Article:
Internazionale can bring a dry spell to an end in Friday’s Europa League final against Sevilla. The Italian club’s last title was the domestic cup in 2011, and the year before they scooped the pool, winning the European and world titles.
The attacking spearhead of that side was Diego Milito, a centre-forward from Argentina. A decade later, once again they have an Argentine up top, and there is one striking similarity between Milito and the current No. 10, Lautaro Martinez. Both came up the ranks with Argentine giants Racing. Indeed, after leaving Inter, Milito went home to round off his career with Racing, and he is currently the club’s director of football.
But if they both started in light blue and white stripes before switching to black and blue, there are probably more differences than similarities between Milito and Martinez.
Milito was 30 by the time he made his way to Milan and, while he had enjoyed a thoroughly respectable club career in Argentina, Spain and Italy, he was not seen as a world beater. There was an element of surprise when he became such a key member of Jose Mourinho’s all conquering side in 2010. With the Argentine national team he was always viewed as an inadequate replacement for Hernan Crespo and Gonzalo Higuain — Milito managed to score just four goals for his country.
Martinez, on the other hand, turns 23 on Saturday. He has yet to acquire some of the game smarts of the mature Milito — the economy of effort and the simplification of his options — but he carries himself with the swagger of a striker entitled to believe that he is destined for greatness. Milito’s gait could come across as almost apologetic at times. Martinez, conversely, glides across the field with the menace of a hammerhead shark and he has also already helped himself to nine goals for his country, acquired in just 17 international appearances. Milito’s four came in 25 games.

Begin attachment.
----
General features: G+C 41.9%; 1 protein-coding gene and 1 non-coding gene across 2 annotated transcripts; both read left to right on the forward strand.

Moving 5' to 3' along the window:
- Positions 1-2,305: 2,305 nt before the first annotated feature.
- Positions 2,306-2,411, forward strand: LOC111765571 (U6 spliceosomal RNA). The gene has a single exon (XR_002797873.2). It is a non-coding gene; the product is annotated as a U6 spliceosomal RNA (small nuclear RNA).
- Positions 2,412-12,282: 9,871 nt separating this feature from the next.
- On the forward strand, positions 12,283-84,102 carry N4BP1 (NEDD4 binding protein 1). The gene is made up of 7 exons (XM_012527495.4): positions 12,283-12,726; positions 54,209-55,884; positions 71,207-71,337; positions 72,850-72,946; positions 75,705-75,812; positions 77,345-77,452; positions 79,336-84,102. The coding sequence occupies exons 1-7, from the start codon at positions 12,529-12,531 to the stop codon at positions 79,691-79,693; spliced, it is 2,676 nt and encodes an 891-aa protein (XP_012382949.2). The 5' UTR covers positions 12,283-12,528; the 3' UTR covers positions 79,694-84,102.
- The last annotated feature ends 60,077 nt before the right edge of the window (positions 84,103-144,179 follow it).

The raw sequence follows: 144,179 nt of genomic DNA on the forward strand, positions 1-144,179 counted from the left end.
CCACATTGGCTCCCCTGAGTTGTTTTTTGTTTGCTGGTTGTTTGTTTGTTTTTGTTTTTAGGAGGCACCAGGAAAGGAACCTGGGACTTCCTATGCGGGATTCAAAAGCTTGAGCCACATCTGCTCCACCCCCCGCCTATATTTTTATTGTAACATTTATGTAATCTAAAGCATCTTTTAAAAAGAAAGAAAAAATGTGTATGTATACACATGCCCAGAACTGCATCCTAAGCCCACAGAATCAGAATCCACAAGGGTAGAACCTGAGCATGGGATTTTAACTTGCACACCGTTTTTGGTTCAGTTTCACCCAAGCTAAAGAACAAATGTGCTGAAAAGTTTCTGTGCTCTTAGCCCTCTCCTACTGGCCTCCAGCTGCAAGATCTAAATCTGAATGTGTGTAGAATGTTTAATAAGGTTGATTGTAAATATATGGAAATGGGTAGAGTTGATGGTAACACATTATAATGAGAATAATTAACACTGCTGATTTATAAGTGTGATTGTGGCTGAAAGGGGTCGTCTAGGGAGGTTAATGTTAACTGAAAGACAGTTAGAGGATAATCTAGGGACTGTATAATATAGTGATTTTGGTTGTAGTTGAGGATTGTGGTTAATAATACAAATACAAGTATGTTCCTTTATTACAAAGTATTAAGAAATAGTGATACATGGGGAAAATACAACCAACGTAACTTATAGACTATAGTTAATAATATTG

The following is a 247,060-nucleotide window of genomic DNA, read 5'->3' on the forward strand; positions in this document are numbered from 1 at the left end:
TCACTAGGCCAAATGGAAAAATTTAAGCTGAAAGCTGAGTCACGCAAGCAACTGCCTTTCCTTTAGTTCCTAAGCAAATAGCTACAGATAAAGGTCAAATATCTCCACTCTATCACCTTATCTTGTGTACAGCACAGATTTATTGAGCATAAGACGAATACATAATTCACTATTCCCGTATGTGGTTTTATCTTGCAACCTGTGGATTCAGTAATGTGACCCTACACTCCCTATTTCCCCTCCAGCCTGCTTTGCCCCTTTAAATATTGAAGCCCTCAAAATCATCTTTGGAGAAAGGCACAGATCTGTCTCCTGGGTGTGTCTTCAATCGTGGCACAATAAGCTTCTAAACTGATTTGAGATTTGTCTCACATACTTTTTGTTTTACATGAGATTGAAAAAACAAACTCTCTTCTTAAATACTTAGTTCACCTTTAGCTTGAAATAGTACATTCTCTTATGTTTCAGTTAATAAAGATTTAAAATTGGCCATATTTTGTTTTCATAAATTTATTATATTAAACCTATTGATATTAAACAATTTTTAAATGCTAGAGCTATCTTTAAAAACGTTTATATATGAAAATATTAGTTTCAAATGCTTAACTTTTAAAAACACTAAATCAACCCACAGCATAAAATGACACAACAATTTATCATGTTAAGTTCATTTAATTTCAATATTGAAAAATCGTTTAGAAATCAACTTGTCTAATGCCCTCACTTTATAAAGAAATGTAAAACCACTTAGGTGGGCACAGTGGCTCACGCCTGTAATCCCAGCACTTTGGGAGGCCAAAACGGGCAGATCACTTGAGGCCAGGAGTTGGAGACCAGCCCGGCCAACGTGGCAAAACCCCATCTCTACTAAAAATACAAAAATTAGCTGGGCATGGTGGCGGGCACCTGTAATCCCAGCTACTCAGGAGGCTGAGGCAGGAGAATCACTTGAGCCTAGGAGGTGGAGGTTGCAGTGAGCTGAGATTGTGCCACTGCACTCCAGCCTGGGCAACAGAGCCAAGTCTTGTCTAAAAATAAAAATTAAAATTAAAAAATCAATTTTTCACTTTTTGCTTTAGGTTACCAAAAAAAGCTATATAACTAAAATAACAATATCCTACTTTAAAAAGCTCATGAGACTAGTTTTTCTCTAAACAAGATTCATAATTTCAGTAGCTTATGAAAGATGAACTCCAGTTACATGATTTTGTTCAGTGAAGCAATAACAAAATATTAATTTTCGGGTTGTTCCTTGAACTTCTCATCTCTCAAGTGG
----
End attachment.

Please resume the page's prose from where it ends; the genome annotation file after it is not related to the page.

Even an Albiceleste idol like Carlos Tevez could only score 13 in an Argentina career that spanned over a decade. Martinez, then, is well on the way to establishing himself as the true successor to Gabriel Batistuta, to Crespo and to Higuain. While great things were rarely expected from Milito, he came up with them during his time at Inter. Great things are certainly expected of Martinez, wherever he ends up playing his football.
But, after Friday’s final, where might that be? A proven goalscorer — he has 21 in 48 games for Inter this season — who is still in his early 20s, Martinez is obviously one of the hottest properties in the game. Barcelona have made no secret of their admiration, and there has been speculation for months that they will be taking him to Catalonia.
But can they afford him? And, perhaps an even more pertinent question after the events of the last few days, would he want to go?
“The team showed that it is ready for big things, it has a lot of personality and it’s getting better day by day.”
Antonio Conte’s three centre-back system allows Inter to have width high up the field, plus a pair of strikers who work well together. The Lu-La combination of Martinez and Romelu Lukaku pose a physical, tactical and technical threat to the opposing defence. One of the highlights of the final will surely be the battle between them and the Sevilla centre-back partnership of Jules Kounde and Diego Carlos.
Getting past that duo — and keeper Bono, so impressive against Manchester United — is the short term target for Martinez. Beyond Friday’s game, there are plenty of other challenges that Inter can offer their young striker; taking advantage of Juventus‘ period of transition to win the Italian title, carrying this season’s Europa League form into next season’s Champions League and continuing his development to become one of the world’s top centre-forwards.
Martinez is well down the road from turning promise into reality. Inter Milan must surely feel that he can complete the journey in black and blue stripes.
After all, Milito conquered the world with Inter. Perhaps Martinez can do the same thing?